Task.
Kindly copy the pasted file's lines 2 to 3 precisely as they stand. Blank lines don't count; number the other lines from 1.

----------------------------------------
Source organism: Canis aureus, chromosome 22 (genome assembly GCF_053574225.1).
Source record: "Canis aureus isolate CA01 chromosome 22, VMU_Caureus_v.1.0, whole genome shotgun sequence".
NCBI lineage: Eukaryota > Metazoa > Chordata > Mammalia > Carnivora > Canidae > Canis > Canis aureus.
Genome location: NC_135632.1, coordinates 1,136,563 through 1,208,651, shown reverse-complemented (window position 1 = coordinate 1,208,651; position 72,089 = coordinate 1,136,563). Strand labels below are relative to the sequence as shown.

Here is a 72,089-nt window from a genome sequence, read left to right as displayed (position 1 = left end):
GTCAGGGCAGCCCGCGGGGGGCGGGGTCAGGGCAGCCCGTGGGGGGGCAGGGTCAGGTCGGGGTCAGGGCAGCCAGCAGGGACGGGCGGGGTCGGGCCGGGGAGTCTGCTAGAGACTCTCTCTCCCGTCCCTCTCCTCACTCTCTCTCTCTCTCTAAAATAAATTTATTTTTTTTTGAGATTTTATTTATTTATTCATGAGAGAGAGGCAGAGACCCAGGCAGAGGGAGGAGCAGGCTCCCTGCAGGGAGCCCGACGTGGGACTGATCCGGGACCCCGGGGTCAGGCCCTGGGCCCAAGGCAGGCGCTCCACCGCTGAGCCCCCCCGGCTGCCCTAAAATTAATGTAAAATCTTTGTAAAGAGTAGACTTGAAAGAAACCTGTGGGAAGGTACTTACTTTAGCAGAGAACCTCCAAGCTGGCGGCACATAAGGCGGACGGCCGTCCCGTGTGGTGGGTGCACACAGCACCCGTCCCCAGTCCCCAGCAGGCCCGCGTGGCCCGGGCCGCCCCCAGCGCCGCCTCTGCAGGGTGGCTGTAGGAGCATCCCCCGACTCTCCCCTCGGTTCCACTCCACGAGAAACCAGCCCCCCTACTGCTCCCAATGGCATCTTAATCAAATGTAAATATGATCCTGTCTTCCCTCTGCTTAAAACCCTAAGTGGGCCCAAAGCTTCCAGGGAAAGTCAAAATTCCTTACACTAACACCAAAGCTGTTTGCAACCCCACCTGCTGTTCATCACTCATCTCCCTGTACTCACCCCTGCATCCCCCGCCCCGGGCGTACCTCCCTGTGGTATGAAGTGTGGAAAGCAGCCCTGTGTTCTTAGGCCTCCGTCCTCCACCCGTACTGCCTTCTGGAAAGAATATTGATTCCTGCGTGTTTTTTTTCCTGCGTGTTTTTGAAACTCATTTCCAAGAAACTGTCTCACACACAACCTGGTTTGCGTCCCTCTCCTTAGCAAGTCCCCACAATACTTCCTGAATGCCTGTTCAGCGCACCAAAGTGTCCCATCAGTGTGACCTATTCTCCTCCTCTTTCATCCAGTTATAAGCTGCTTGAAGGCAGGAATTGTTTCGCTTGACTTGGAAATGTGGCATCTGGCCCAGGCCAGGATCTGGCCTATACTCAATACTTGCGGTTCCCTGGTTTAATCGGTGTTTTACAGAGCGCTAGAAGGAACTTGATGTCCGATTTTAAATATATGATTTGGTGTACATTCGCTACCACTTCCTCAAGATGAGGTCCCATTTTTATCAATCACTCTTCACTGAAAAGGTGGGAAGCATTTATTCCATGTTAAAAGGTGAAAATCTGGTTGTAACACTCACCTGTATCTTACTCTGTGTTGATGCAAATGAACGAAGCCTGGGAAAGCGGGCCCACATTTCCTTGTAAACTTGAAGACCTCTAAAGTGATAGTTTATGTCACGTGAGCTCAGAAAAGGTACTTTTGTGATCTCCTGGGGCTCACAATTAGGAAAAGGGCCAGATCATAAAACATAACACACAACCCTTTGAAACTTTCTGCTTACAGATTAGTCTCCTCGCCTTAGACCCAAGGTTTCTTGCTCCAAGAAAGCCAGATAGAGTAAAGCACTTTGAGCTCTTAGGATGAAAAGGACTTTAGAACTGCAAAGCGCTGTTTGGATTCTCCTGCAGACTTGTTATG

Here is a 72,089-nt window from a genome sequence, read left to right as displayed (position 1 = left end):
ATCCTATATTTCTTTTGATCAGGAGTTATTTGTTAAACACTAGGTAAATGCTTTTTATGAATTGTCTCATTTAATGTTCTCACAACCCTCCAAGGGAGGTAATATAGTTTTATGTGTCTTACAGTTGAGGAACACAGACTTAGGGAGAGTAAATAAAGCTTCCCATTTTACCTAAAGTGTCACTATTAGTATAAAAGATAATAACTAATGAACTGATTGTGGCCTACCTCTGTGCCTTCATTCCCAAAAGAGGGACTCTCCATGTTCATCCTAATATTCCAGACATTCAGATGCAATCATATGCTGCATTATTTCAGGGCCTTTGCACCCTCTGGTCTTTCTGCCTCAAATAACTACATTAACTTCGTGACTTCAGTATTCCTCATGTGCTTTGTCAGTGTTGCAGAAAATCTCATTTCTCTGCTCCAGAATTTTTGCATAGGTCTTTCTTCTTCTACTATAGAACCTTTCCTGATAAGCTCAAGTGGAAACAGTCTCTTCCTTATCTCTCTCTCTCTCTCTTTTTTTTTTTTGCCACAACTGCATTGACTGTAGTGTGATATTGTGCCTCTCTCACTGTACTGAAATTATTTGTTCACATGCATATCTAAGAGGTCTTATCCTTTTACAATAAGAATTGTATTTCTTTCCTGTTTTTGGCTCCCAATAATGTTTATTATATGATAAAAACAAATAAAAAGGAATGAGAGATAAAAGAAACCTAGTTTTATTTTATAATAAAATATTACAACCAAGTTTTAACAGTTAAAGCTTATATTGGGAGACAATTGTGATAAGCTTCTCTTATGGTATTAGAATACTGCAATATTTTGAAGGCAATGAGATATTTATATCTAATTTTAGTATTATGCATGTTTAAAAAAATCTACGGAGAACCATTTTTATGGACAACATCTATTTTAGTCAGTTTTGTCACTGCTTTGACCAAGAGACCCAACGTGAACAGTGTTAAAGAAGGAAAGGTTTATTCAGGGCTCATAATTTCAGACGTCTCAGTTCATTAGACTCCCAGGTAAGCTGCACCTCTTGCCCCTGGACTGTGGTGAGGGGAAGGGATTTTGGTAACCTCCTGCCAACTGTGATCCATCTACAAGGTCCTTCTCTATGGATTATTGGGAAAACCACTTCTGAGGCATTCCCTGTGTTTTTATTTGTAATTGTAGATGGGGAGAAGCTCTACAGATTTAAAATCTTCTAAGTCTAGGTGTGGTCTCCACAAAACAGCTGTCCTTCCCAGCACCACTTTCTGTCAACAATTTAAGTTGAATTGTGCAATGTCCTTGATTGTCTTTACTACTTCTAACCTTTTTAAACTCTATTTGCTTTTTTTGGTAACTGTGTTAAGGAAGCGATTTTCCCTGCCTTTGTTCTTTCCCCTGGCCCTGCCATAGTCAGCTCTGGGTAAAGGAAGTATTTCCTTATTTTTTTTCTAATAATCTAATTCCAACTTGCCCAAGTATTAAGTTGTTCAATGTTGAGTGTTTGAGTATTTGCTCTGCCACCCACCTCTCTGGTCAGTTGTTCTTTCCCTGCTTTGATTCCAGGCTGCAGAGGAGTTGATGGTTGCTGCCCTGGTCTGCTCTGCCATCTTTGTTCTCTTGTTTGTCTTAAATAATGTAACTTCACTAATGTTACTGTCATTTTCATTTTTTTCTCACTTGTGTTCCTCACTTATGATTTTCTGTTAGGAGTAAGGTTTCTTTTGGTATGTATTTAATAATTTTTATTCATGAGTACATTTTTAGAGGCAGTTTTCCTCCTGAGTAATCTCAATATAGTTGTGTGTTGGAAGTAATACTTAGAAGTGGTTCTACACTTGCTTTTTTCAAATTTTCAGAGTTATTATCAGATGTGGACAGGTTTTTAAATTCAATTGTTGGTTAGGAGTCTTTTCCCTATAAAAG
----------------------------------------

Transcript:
Source record: "Canis aureus isolate CA01 chromosome 22, VMU_Caureus_v.1.0, whole genome shotgun sequence".
NCBI lineage: Eukaryota > Metazoa > Chordata > Mammalia > Carnivora > Canidae > Canis > Canis aureus.